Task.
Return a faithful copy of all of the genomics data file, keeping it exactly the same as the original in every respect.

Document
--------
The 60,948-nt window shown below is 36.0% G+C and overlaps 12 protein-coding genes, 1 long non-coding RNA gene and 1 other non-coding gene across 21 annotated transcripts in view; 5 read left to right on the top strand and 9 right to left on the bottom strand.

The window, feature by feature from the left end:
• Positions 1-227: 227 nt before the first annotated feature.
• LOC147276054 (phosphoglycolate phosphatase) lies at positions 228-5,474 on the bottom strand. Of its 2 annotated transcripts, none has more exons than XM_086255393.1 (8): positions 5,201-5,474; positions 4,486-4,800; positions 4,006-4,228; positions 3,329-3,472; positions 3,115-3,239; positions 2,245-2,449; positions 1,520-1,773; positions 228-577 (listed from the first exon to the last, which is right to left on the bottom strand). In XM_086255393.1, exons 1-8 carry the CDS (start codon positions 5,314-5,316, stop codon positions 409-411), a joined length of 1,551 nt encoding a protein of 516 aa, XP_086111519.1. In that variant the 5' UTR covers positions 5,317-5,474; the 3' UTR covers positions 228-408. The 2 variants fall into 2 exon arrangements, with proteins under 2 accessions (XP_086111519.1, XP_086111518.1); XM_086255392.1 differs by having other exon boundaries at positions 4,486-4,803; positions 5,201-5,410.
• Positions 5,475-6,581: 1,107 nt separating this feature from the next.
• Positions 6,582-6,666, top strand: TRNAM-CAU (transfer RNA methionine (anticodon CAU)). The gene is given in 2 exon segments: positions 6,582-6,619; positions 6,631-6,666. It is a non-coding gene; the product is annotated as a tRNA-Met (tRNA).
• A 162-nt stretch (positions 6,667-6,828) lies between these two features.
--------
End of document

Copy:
The 60,948-nt window shown below is 36.0% G+C and overlaps 12 protein-coding genes, 1 long non-coding RNA gene and 1 other non-coding gene across 21 annotated transcripts in view; 5 read left to right on the top strand and 9 right to left on the bottom strand.

The window, feature by feature from the left end:
• Positions 1-227: 227 nt before the first annotated feature.
• LOC147276054 (phosphoglycolate phosphatase) lies at positions 228-5,474 on the bottom strand. Of its 2 annotated transcripts, none has more exons than XM_086255393.1 (8): positions 5,201-5,474; positions 4,486-4,800; positions 4,006-4,228; positions 3,329-3,472; positions 3,115-3,239; positions 2,245-2,449; positions 1,520-1,773; positions 228-577 (listed from the first exon to the last, which is right to left on the bottom strand). In XM_086255393.1, exons 1-8 carry the CDS (start codon positions 5,314-5,316, stop codon positions 409-411), a joined length of 1,551 nt encoding a protein of 516 aa, XP_086111519.1. In that variant the 5' UTR covers positions 5,317-5,474; the 3' UTR covers positions 228-408. The 2 variants fall into 2 exon arrangements, with proteins under 2 accessions (XP_086111519.1, XP_086111518.1); XM_086255392.1 differs by having other exon boundaries at positions 4,486-4,803; positions 5,201-5,410.
• Positions 5,475-6,581: 1,107 nt separating this feature from the next.
• Positions 6,582-6,666, top strand: TRNAM-CAU (transfer RNA methionine (anticodon CAU)). The gene is given in 2 exon segments: positions 6,582-6,619; positions 6,631-6,666. It is a non-coding gene; the product is annotated as a tRNA-Met (tRNA).
• A 162-nt stretch (positions 6,667-6,828) lies between these two features.